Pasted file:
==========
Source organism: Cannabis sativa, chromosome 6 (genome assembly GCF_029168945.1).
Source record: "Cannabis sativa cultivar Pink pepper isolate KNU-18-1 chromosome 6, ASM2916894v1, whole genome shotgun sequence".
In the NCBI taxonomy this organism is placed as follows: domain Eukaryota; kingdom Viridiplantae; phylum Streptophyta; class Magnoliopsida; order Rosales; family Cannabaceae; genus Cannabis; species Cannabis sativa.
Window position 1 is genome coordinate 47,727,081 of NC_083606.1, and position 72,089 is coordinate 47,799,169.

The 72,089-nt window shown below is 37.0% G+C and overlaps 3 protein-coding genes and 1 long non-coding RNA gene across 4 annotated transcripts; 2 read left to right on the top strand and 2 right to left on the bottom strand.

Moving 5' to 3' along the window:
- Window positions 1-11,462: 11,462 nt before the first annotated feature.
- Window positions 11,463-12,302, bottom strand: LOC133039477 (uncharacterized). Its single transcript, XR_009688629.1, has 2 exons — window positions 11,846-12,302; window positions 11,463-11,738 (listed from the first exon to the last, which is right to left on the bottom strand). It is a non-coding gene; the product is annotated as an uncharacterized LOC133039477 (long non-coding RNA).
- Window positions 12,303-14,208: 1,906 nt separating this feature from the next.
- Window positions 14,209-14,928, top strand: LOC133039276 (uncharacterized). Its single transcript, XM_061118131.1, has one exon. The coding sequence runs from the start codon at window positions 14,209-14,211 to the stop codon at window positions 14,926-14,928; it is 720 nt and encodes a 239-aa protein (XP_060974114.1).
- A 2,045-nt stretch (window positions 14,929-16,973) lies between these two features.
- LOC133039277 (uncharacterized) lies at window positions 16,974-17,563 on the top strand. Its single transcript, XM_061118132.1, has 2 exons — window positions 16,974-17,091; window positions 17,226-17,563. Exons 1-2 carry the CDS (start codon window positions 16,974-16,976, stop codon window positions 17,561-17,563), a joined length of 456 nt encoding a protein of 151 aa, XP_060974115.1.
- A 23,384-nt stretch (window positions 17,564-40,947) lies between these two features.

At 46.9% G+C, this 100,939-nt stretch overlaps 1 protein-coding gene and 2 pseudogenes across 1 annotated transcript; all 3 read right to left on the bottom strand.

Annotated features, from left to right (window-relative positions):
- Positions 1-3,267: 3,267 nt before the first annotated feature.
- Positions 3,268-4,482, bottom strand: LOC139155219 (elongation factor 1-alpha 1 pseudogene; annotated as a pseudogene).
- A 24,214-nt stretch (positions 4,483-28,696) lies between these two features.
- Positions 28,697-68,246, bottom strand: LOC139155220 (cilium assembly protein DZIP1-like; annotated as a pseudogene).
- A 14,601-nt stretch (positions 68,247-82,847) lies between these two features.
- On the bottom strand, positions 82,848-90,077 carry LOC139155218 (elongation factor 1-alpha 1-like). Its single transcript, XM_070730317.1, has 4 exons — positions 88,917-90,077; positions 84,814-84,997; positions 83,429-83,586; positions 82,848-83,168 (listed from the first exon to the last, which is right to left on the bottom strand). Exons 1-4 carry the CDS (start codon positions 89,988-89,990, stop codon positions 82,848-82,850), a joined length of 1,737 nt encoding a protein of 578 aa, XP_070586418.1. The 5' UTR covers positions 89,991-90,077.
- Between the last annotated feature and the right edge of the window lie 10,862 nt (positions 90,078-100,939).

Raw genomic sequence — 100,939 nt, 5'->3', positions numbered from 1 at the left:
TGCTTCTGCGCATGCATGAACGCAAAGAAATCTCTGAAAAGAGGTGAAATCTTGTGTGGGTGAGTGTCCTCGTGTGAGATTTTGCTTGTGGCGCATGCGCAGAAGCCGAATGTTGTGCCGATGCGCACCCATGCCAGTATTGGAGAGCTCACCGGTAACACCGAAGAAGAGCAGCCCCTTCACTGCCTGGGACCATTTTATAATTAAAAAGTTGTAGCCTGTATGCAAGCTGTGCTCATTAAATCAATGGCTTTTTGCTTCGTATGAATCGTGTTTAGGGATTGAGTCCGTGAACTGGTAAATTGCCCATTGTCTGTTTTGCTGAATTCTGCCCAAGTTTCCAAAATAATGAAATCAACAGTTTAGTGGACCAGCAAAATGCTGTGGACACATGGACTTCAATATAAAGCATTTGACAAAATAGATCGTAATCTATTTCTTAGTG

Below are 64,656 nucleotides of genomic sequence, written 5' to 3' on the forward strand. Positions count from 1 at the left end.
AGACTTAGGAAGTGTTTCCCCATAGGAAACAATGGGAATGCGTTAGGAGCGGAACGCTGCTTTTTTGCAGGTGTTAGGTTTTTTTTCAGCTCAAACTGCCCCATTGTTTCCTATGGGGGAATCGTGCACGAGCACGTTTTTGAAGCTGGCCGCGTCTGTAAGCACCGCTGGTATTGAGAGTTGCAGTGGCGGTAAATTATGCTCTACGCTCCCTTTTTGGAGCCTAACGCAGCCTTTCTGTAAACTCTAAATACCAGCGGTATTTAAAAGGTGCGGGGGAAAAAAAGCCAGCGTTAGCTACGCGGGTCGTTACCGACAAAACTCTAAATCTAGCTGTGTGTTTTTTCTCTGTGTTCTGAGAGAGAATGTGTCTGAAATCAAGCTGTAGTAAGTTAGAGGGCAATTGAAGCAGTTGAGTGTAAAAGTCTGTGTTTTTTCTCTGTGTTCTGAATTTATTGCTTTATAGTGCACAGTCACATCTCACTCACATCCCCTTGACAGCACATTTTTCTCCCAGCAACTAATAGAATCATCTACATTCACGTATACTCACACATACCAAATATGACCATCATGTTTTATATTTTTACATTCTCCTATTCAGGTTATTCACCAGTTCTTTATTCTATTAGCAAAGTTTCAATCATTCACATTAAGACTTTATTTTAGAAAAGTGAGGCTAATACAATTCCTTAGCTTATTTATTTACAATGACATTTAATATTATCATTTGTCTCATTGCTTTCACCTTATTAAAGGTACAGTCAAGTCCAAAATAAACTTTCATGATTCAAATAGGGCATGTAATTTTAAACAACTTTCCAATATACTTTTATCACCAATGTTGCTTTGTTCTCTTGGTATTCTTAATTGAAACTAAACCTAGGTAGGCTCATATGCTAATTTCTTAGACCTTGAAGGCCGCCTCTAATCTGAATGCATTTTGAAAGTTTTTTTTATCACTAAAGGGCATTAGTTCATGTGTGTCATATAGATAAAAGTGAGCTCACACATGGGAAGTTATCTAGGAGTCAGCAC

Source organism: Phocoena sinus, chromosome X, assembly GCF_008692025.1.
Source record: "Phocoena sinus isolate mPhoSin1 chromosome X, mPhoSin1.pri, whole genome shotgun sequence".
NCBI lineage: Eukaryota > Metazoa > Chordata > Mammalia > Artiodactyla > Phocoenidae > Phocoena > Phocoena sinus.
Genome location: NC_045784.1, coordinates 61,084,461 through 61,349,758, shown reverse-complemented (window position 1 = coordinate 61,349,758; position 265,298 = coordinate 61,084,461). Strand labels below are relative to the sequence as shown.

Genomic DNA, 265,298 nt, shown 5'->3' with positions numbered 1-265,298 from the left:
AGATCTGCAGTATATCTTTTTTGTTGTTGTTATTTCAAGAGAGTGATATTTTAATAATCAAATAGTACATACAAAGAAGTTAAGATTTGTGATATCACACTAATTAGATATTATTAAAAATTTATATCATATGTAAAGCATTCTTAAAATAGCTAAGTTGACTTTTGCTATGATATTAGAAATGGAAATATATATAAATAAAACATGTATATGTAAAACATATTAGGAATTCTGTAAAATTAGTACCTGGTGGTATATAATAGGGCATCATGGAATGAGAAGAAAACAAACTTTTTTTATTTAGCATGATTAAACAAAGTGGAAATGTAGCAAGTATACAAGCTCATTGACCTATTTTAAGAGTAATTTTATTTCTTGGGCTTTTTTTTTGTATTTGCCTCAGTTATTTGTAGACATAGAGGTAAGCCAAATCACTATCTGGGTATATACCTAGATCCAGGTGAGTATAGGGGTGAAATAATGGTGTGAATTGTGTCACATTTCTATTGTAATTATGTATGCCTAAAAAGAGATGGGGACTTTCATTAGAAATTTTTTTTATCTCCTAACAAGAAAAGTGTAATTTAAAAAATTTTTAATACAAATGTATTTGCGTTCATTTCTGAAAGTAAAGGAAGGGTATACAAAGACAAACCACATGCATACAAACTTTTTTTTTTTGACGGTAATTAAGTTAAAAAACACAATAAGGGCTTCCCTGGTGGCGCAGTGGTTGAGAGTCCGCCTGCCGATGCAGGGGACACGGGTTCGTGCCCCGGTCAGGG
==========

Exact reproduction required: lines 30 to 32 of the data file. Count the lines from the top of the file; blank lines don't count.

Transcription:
Genome location: NC_045784.1, coordinates 61,084,461 through 61,349,758, shown reverse-complemented (window position 1 = coordinate 61,349,758; position 265,298 = coordinate 61,084,461). Strand labels below are relative to the sequence as shown.

Genomic DNA, 265,298 nt, shown 5'->3' with positions numbered 1-265,298 from the left:
AGATCTGCAGTATATCTTTTTTGTTGTTGTTATTTCAAGAGAGTGATATTTTAATAATCAAATAGTACATACAAAGAAGTTAAGATTTGTGATATCACACTAATTAGATATTATTAAAAATTTATATCATATGTAAAGCATTCTTAAAATAGCTAAGTTGACTTTTGCTATGATATTAGAAATGGAAATATATATAAATAAAACATGTATATGTAAAACATATTAGGAATTCTGTAAAATTAGTACCTGGTGGTATATAATAGGGCATCATGGAATGAGAAGAAAACAAACTTTTTTTATTTAGCATGATTAAACAAAGTGGAAATGTAGCAAGTATACAAGCTCATTGACCTATTTTAAGAGTAATTTTATTTCTTGGGCTTTTTTTTTGTATTTGCCTCAGTTATTTGTAGACATAGAGGTAAGCCAAATCACTATCTGGGTATATACCTAGATCCAGGTGAGTATAGGGGTGAAATAATGGTGTGAATTGTGTCACATTTCTATTGTAATTATGTATGCCTAAAAAGAGATGGGGACTTTCATTAGAAATTTTTTTTATCTCCTAACAAGAAAAGTGTAATTTAAAAAATTTTTAATACAAATGTATTTGCGTTCATTTCTGAAAGTAAAGGAAGGGTATACAAAGACAAACCACATGCATACAAACTTTTTTTTTTTGACGGTAATTAAGTTAAAAAACACAATAAGGGCTTCCCTGGTGGCGCAGTGGTTGAGAGTCCGCCTGCCGATGCAGGGGACACGGGTTCGTGCCCCGGTCAGGG